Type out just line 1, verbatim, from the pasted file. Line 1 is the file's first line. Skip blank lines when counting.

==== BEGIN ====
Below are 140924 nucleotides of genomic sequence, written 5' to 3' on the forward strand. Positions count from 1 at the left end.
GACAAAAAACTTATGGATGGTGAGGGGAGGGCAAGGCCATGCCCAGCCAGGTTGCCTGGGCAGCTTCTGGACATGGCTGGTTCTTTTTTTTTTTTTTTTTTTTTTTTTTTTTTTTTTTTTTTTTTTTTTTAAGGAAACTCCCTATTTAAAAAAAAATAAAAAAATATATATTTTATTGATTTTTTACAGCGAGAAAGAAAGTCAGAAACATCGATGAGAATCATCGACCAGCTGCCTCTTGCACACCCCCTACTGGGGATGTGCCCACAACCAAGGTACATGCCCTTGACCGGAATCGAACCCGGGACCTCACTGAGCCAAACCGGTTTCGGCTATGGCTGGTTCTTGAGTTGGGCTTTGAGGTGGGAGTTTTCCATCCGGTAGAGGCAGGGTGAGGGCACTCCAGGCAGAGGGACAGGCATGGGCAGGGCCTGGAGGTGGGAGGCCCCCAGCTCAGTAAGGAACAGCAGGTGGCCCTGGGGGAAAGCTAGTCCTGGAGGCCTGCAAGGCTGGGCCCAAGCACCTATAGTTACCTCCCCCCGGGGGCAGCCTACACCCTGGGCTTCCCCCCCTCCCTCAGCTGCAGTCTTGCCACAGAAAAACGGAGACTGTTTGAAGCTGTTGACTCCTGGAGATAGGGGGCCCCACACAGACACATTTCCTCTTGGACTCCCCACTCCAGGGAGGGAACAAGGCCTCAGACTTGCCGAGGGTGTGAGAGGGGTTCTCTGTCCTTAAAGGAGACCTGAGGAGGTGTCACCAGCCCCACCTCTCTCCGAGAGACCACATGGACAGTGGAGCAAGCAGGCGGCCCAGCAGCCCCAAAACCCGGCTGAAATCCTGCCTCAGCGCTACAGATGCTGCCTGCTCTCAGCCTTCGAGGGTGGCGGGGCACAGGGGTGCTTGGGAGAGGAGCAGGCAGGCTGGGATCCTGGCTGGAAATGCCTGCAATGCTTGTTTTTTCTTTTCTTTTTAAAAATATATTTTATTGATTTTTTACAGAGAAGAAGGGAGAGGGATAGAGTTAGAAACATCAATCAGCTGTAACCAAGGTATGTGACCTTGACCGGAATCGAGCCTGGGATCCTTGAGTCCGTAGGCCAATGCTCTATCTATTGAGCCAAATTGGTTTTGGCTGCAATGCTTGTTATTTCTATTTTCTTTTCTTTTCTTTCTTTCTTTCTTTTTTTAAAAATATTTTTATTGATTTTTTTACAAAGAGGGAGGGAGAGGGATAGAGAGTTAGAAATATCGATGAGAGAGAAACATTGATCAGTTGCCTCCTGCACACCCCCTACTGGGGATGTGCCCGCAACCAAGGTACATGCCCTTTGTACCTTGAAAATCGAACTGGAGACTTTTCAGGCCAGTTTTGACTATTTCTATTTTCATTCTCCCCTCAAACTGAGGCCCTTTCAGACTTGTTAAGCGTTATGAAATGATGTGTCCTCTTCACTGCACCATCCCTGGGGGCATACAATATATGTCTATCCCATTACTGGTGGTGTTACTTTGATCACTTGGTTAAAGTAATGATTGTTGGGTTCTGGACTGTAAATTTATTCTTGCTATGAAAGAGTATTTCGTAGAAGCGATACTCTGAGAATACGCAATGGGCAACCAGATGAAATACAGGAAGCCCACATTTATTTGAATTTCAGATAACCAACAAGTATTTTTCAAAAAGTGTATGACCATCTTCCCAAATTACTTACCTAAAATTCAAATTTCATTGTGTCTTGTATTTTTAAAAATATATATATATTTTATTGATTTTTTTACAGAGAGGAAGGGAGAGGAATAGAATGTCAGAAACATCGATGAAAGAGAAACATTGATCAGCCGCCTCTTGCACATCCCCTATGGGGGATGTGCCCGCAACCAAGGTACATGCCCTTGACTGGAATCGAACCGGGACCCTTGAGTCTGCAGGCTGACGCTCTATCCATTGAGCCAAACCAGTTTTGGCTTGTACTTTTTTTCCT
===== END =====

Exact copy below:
Below are 140924 nucleotides of genomic sequence, written 5' to 3' on the forward strand. Positions count from 1 at the left end.